Image found here.
Words often make me hear different ones (just as life paths have often made me take different ones). I've been subjected to the glaucoma spiel in recent weeks, but glockenspiel is what I hear in my head. Same old tune every old bat gets to hear if she dares visit a medical professional.
If you like, you can hear a bit of the Harry Potter theme played on a glockenspiel. [YouTube 0:32]
Medical Scare Tactics
Doctors always find a problem; this time it could be glaucoma.
I recently had my eyes checked. I do this once every couple of years in order to keep my health card active; otherwise I'd end up having to make a trek to the government office to convince them that I am who I say I am, and no, I haven't been out of the country for a long time.
The health system owes me money, I say, and they chuckle at that. But you people who run to the doctor every time you get a sniffle, remember that I, and others like me who dread that whole scene, have avoided draining the health care budget so that you can still get daddy/mommy-stroked for free.
The optometrist said there was very little change (which I already knew), but did suggest that my peripheral vision may not be what it should be (horrors! glaucoma!).
See, you can't visit a health professional without coming away with a warning that you may have a dire disease. Some people feel important when they're told they might have a disease -- and repeat business is good for business.
Anyway, she deduced this sad prognosis from a test in which I had to push a little button every time I saw a flashing light while peering through a peep-hole into a machine.
Well, I'm 78 this year, and my reflexes aren't what they used to be, so sometimes, by the time I'd hit the button, two flashes would have occurred, and I'd been able to react to only one.
I pretty much know my own failings, and I certainly knew my reflexes weren't what they once were, so nobody had to tell me I should give up my driver's licence. I'm a grown-up, after all.
When I pointed this out to the optometrist, she responded, "Hmmmmm", with raised eyebrows, as if this possibility had never before crossed her mind. Was she relying solely on that silly machine to make her diagnosis? It seems that she was.
But, not deterred, she told me she was obligated to refer me to an ophthamologist. Which is exactly why I don't like the health care system - once in, you can't get out. She said she'd make the arrangements and I would be notified.
Afer three weeks I thought she had forgotten about it, but today I got a phone call from the eye doctor's office. I can have the testing done by a technician in August, and then I can see the doctor in October. Some emergency, eh?
Doctors are very busy these days, mainly because they've scared the bejeebers out of most people. But an appointment in October? How do I know if I'm even going to be alive in October?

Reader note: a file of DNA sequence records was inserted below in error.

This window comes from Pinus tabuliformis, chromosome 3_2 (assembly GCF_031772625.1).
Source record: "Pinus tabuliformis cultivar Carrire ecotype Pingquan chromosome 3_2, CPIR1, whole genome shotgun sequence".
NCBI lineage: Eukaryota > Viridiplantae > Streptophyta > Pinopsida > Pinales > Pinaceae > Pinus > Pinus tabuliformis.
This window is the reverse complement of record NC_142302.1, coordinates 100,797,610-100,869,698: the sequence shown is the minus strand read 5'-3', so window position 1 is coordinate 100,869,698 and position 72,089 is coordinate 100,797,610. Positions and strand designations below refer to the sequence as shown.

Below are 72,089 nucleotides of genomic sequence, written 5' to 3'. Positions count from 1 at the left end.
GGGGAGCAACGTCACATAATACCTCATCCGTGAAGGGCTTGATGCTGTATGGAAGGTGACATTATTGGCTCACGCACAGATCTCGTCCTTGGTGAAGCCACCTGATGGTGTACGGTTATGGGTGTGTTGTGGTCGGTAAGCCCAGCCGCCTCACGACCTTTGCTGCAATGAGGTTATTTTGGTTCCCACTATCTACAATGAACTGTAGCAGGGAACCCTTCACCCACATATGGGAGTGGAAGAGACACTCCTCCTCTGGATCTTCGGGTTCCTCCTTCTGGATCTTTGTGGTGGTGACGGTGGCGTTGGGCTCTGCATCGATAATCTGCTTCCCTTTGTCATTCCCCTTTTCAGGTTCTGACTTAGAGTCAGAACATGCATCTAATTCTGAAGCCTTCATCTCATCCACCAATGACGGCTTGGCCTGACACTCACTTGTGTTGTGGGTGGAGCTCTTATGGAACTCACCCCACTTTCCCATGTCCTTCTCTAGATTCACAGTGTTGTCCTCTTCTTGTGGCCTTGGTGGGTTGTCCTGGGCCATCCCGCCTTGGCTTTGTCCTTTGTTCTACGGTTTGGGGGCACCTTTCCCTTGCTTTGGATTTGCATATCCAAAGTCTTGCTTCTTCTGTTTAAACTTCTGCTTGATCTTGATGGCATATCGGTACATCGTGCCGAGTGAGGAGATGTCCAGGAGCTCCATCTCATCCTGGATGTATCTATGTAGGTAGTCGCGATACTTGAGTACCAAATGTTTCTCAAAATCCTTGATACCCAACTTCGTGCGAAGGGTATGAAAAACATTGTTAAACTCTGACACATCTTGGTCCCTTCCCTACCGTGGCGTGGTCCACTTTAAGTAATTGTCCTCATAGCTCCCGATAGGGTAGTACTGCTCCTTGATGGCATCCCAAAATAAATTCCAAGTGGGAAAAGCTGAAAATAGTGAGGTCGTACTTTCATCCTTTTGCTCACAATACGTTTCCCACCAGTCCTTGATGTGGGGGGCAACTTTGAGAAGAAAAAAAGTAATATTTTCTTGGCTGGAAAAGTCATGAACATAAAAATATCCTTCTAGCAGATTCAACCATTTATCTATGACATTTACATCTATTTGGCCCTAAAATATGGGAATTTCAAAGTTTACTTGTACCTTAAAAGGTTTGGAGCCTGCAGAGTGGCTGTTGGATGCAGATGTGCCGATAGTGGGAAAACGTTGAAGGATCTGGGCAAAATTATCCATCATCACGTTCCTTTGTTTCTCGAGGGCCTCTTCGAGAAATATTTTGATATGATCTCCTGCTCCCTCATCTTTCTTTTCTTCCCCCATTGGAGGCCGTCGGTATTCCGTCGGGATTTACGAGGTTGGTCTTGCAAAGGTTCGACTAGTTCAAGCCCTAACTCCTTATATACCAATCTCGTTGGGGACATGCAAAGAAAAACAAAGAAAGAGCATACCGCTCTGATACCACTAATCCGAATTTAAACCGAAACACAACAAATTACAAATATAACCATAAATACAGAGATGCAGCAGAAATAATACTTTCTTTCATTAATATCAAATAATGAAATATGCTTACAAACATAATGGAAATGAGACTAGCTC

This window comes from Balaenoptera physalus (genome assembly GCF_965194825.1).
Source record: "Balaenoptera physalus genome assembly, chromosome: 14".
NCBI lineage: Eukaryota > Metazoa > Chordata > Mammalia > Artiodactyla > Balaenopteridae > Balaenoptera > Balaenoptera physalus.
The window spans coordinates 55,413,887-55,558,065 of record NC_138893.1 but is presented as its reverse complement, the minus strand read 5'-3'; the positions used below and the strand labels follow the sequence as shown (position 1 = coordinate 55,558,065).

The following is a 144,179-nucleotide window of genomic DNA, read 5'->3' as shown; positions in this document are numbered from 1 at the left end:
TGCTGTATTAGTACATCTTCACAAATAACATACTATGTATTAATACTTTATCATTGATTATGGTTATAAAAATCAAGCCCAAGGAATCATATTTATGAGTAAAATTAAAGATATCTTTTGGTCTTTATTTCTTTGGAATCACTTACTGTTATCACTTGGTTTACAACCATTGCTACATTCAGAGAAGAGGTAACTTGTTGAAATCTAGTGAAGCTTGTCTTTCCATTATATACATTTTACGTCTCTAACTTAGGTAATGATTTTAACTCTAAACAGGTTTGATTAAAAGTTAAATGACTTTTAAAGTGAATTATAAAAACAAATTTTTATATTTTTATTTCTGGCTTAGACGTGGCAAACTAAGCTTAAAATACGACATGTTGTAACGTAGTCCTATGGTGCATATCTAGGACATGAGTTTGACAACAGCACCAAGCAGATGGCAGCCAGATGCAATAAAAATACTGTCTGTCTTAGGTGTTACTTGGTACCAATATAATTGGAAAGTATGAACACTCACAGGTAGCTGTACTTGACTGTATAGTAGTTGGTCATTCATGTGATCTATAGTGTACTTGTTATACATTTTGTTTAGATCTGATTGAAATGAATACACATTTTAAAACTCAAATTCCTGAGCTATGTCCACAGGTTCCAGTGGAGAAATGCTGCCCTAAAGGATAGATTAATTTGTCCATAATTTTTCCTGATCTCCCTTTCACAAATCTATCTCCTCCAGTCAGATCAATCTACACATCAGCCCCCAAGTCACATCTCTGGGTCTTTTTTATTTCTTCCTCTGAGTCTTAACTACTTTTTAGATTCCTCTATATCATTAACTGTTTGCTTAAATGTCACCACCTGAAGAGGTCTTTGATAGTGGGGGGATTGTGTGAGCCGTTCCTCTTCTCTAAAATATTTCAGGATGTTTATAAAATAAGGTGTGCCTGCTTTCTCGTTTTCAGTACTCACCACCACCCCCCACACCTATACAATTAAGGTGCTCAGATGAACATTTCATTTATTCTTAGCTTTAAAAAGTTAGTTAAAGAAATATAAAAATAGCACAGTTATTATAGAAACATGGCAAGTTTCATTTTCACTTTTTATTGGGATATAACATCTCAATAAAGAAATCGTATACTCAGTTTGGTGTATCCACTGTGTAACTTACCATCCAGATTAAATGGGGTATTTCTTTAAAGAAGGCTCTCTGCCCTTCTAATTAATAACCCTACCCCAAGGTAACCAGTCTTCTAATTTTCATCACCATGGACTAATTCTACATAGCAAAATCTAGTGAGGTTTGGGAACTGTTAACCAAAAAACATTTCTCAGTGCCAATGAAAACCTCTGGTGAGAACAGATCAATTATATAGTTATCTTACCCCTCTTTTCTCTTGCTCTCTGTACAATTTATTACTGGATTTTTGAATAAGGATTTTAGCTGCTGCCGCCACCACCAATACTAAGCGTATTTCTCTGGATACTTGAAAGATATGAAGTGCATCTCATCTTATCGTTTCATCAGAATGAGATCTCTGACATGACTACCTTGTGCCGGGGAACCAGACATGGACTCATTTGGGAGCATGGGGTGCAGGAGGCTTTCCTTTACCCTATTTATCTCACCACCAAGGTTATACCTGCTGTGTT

See that's the neat thing about being old. You accept the idea of death -- that you could go at any moment, and that you may not be around for certain upcoming events. You can consider things like that without getting all freaked out.
The woman on the phone was very pleasant and had a sense of humour, so I felt comfortable telling her, "I'm not having any symptoms, and I really don't know where I'll be in October, so thanks very much, but I think I'll pass."
She remained pleasant, but said she was obligated to tell me that there could be no symptoms at all and I could still have glaucoma. I replied, "In 1996 I was strongly advised to have a complete hysterectomy due to a cyst on each ovary, and I didn't do it. After more than 20 years of complete abstinence from the medical profession, how bad could that problem have been?"
She laughed, and I thanked her again, and that was that.
I wonder how many women are walking around all hollowed out like the guy in the Carol Burnett skit "Palace Guard Wants a Pony"? [YouTube 7:10] Watch it; it will make you laugh; I guarantee it. Especially after all the weirdness of the most recent royal display.
Turns out there are lots of early warning signs of glaucoma:
No. 1: halos. Been seeing them for at least 10 years. Shhhhh, don't tell anybody. They are actually less pronounced now than they used to be.
Now all I have to do is get out from under the dentist. Oooooh, I didn't mean to put it that way, although it's a good thing he's such amazing eye-candy, or I might have quit after the first visit when several things were found in need of attention.
That guy took one look at my X-Rays and the next day a tooth, that had not long ago been "restored" by my former dentist, fell into pieces in the middle of my dinner. I'm lucky I didn't swallow it.
So the rest of it had to be yanked, and an implant has been started, and another tooth has to be crowned as well, so I'm in for a long haul. There goes my life savings, eh?
Right I now have a screw in my head (not loose, thank you) gathering bone around it so that, eventually, an artificial tooth can be attached.
I've had more dental x-rays in the last few months than almost in my whole lifetime. That can't be good. If you can get a clue from this article as to how much is too much, good for you. Bear in mind that it's written by a dentist so it's not very conclusive.
Apparently, it can affect your DNA. Does that mean if you commit a murder your DNA will point to somebody else? Food for thought, eh? (I love saying, "eh"; it makes me feel so Canadian.)
The upside of glaucoma is that you get to use marijuana. I tried smoking it once, a long time ago, and wasn't impressed. But still, it might be something to look forward to -- if "they" let me live long enough!
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